Here are some old Warhammer Fantasy Dwarves from my collection. These are metal Dwarf miners, which are over twenty years old now.
I enjoyed painting these at the time I remember, liking the blue uniforms, the snowy bases and the candles on the helmets. They reminded me very much of the dwarf army I had back in the 1980s and I liked the style of the sculpting from Colin Dixon.
I also had a pack of the drunken dwarves from the same era, which also included one of the miners above.
I think my plan at the time was to paint a complete Warhammer Fantasy Dwarf army using this scheme.
There were a fair few models in this range and I now wish I had managed to get more of them.
However after painting these six dwarves, I didn’t get any further with the army, and didn’t buy any more models, as I got distracted by other games and models. I have a few more part-painted dwarves, so might think about painting them to make a least a small skirmish force.
I have been gaming for a fair few years now, my first experience with Warhammer was the first edition when it came out.
There were so many releases back then that I wanted, but alas the pocket money only stretched so far and it never stretched as much as I wanted.
Across the pages of White Dwarf were adverts for lots of lovely models which I was never going to be able to afford to buy. Occasionally I would see something and I would send off for it.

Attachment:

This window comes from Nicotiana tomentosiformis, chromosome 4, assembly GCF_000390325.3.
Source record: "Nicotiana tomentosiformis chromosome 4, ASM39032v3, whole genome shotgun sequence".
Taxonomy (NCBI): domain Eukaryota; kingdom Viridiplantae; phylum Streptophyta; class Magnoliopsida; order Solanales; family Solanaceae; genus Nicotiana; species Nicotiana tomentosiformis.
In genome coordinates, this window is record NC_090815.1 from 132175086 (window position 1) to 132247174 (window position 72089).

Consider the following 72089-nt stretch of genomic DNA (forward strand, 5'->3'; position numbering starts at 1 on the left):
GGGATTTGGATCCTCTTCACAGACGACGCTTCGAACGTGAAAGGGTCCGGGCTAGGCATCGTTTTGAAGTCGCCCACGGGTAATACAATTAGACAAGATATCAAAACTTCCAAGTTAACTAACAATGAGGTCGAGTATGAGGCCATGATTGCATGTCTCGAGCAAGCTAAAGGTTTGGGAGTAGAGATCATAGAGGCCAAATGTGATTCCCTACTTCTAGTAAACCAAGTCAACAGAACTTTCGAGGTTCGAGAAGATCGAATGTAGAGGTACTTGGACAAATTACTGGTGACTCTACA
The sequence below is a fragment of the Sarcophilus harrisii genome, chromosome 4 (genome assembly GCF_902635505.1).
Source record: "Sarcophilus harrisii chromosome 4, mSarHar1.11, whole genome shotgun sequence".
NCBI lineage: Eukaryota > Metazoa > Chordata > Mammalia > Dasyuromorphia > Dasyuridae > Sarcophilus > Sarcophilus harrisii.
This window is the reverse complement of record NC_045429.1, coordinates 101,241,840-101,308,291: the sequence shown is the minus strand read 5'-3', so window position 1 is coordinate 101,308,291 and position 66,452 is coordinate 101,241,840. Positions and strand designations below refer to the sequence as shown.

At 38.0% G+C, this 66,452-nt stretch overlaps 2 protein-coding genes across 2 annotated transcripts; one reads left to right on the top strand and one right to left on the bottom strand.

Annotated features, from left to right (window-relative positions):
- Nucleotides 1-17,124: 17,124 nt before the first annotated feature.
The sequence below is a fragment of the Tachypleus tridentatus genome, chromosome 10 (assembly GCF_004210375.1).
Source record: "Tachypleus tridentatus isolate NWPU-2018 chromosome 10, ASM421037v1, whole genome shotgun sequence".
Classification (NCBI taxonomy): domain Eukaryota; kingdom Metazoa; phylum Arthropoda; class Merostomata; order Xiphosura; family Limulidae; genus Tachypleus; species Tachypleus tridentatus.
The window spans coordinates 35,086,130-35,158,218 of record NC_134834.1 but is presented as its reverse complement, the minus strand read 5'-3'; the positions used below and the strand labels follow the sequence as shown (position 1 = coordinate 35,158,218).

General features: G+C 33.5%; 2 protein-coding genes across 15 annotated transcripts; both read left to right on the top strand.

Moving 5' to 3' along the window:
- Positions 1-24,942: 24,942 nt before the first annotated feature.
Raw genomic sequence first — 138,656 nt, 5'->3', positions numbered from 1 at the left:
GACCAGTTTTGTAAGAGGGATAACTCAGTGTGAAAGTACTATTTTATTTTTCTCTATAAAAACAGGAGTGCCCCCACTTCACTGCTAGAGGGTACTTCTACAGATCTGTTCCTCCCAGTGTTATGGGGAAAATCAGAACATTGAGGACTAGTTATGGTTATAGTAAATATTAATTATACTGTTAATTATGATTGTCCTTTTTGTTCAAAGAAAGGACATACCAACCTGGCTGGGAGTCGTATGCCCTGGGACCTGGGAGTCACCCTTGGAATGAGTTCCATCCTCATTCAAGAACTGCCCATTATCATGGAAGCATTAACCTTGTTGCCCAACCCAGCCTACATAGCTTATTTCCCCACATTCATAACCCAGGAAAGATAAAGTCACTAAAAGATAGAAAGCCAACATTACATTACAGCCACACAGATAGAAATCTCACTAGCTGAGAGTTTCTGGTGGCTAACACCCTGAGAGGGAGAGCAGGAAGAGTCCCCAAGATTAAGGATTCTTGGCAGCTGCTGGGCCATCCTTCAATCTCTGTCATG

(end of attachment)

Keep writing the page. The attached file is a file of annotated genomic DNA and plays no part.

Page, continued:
One advert for a product that remains a strong memory for me was the one for the Blood on the Street Arcane Architecture Village Pack One. This was in the October 1985 edition of White Dwarf, issue number seventy.
After the wholesale slaughter and destruction at Orc’s Drift (Citadel’s latest Warhammer supplement) the time has come to rebuild! Now’s your chance with our first Arcane Architecture village pack. This pack heralds a series of card model buildings designed for the fantasy gamer, Village pack one contains 12 different full-colour building models designed by the award-winning and talented David Andrews. Also Included is a complete guide to The Riding – an out of the way part of the Warhammer World where out of the ordinary things are a part of every day life! The villages of The Riding are described In detail, together with their various Inhabitants. Card colour counters and Warhammer stilts are provided for all non-player characters. Background Information, local rumours, events of interest and scenario suggestions are all included – and can be readily adapted for use in a Warhammer game or fantasy role-playing adventure. An invaluable in any role-playing system. Available now at your local retailer – or post free direct from the Citadel Mail Order Trolls.
Playing lots of Warhammer Fantasy Battle at the time, this seemed an ideal way to quickly create towns to fight in.
Now buying stuff back in that day was nowhere as easy as it is now. I didn’t have a credit or debit card, I only had a savings account at the local bank. There wasn’t a world wide web to order form anyhow, and without a bank card I couldn’t phone the Citadel Mail Order Trolls. So I asked a parent to write a cheque which I dutifully sent off to Citadel Miniatures at Chewton Street in Nottinghamshire.
Now I know differently, but at the time I assumed somewhat naively that Citadel would have these in stock and I would get them by return of post. So I remember calculating in my head roughly when it would arrive. I would patiently as long as possible for the post to arrive before heading off to Sixth Form College and if it hadn’t come, rushing home afterwards to see if it had come later. It hadn’t…